Note: We received a copy of the book from the publisher for review purposes.
I have been trying to come up with a way to describe this book in a few words and I think that I finally have it: ridiculously funny. The book is quite well written and even though beyond the dating zombies’ idea the plot is not exactly original, the story is so well presented that it makes the reading enjoyable. And last but not least, it’s refreshing.
It’s the year 2020 and twenty years ago a disgusting disease plagued the earth targeting the male population. But instead of killing them, they became zombies with purple skin, rotting limbs, mumbled speech and the compulsion of eating brain. The difference between these zombies and the “normal” ones that we are most used to reading about, is that for some kind of genetic reason these zombies go after animal’s brain, not human’s, and for that reason they live –or not die- among humans.
The virus turned 99.99% of the male population into zombies, so now, 20 years after the disease first appeared, we find a generation of women who only know not-zombie-men through movies, history and a vague memory of their childhood. There are a few men around -that 0.01% remaining- but they are mostly confined and living a privileged life.
Imagine a world where women run everything: the police, the Congress, hospitals, schools, the military, research facilities, everything. To that world belongs Hattie Cross, a really clever journalist with a wicked sense of humour and a distaste for her job. She works for a newspaper that she describes this way:
“Almost everything we cover evades hard evidence”…“If you can work in a genetically mutated evil doctor kitten from outer space, I can guarantee you the front page”
So yes, she is a little frustrated with her job but she has good friends there, and her work leads her to write a bestseller book: The Girls’ Guide to Dating Zombies. This puts her in the spotlight and her new fame helps her land a job writing a biography about one of the most important women alive who happens to be the CEO of the world’s biggest pharmaceutical. She's the leader of the scientific team producing a drug that could help zombies regain some brain function, and with that, the ability to perform simple tasks, like carrying a conversation and so on.
This part of the plot is fun to read, Hattie meets a man and her reaction is hilarious. It is predictable though, as you read about the pharmaceutical and the history of the virus the plot becomes obvious. It’s still entertaining but it lost part of the thrill. And the ending is predictable, I could see it coming and there wasn’t anything surprising about it.
You should know that this novel is presented in chapters telling you about the actual story, and chapters “extracted” from the Guide. So you get to read part of Hatties’ book in between her actual journey. I think this was original and enjoyable but beware, there are too many zombie-words: zombaceuticals, zombology, medicine called zombitrex, zombichol, zombacor, zomblosec, then there are boyzomb and Ztube.com and neurozombologists. For me this is a little too much and it can get annoying, but once I got used to it I didn’t have trouble following the story and stopped noticing. I mean, we are reading about a story set in a world where half the population is zombies, so it’s normal that the vocabulary should reflect this.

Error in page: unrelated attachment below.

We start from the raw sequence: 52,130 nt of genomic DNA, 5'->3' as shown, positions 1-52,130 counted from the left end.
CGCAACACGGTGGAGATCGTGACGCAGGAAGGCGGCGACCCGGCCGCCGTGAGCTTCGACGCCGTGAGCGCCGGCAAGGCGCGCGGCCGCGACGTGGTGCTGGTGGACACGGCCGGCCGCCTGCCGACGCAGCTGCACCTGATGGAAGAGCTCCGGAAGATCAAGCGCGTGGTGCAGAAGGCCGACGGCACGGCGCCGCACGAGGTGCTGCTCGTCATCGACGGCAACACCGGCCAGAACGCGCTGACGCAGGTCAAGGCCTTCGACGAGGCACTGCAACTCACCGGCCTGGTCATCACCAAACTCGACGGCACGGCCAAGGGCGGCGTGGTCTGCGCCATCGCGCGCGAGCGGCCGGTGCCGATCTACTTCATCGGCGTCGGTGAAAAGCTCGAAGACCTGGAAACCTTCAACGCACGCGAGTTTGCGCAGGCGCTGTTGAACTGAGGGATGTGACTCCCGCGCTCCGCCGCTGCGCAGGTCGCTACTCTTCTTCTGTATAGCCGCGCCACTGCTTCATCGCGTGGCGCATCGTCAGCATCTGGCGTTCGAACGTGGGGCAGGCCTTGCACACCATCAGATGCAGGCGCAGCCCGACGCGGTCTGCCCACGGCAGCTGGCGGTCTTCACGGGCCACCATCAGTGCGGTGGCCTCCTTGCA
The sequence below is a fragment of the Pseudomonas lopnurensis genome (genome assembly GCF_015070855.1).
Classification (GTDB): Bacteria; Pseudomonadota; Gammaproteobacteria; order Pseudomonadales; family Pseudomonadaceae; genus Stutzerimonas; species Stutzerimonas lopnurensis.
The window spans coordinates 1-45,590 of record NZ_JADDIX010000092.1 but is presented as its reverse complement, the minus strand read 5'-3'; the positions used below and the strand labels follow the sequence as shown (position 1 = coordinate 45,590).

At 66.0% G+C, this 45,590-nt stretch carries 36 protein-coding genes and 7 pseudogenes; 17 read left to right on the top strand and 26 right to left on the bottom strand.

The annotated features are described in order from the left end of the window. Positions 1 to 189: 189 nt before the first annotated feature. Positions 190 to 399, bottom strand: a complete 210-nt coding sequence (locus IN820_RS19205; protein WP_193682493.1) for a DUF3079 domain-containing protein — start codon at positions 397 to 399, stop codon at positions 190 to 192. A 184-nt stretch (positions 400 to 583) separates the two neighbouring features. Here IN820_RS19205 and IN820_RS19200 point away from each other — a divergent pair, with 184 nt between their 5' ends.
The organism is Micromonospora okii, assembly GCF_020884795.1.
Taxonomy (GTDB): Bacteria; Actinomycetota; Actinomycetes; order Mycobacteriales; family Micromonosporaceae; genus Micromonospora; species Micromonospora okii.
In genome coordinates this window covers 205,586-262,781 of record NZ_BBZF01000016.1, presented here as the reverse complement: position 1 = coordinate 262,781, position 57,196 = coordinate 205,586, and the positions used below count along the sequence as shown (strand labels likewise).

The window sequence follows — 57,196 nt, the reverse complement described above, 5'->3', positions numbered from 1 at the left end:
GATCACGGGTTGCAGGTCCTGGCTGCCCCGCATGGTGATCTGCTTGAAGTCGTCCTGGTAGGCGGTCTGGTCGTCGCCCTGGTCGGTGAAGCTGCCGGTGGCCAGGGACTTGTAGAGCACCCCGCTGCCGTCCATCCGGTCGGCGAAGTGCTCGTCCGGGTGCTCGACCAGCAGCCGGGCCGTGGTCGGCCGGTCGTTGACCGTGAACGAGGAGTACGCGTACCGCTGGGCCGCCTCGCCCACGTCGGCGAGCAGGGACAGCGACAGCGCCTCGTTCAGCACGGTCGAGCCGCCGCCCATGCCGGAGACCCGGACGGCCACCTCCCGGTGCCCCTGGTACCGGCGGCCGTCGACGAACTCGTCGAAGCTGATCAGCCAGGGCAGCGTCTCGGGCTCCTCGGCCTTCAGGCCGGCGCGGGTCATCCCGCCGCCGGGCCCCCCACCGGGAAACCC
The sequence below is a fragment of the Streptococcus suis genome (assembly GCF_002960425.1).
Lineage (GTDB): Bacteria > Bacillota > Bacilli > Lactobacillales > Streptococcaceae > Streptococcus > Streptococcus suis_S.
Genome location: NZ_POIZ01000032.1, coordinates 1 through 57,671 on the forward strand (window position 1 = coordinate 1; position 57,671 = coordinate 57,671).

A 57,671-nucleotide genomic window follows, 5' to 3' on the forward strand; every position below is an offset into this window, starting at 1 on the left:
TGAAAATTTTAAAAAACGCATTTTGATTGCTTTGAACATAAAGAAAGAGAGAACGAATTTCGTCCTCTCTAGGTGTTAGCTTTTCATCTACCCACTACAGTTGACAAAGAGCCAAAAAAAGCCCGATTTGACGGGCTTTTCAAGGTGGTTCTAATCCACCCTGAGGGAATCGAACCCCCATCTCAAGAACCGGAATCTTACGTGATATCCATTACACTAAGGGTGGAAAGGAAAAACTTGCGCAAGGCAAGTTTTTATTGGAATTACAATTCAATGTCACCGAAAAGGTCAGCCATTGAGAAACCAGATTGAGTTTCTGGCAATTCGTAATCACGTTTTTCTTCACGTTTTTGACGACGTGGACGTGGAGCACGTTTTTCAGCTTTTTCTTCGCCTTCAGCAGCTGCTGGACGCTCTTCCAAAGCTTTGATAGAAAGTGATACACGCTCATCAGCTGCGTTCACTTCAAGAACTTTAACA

The other thing that could make you squeamish is zombie sex. Yes, there is some zombie sex, not a lot, but enough. I won’t get into details but I am going to quote a paragraph from the Guide that I think will help you prepare:
“If a zombie loses a finger or a toe during intercourse, stop what you’re doing immediately and fetch your zombie repair kit. Sew the digit back into place, wait ten minutes and resume previous activity.”
I think that part of the charm of the book if the idea of making zombies approachable. It’s something so inconceivable that reading a guide to dating zombies can’t be anything but hilarious. It also shows us a world without men, something that I seriously don’t even want to imagine.
My recommendation is a big yes to the book, go and buy it because it’s a light and fun read. Keep in mind that in order to enjoy the book you have to think that 99.99% of the men are zombies, if you do that, I can guarantee that you will enjoy the book. If you don’t, you will find the reading a little too ridiculous.
Review by Marie
Hattie Cross knows what you're thinking: Zombie sex? Ewwwww. But she also knows that since a virus turned 99.9999 percent of human males into zombies, it's statistically impossible to meet-let alone date-the remaining 0.00001 percent. So she writes "The Girls' Guide to Dating Zombies" to help her fellow single women navigate the zombie-relationship waters. Her practical how-to impresses the CEO of the largest drug company in the world, and before she knows it, Hattie, a reporter for a downmarket tabloid that specializes in conspiracy theories, is sitting down with the woman who single-handedly invented the zombie-behavioral-modification market. Granted access to the inner sanctum of zombaceuticals, she meets an actual, living, breathing M-A-N. Now Hattie, the consummate professional, is acting like a single girl at the end of the twentieth century: self-conscious, klutzy and unable to form a coherent sentence without babbling. Worst of all, the human male appears to have impaired her ability to think clearly. Because all of a sudden she's convinced a conspiracy is afoot at the drug company and it seems to go all the way to the top!
Potatoworks Press. February 5, 2012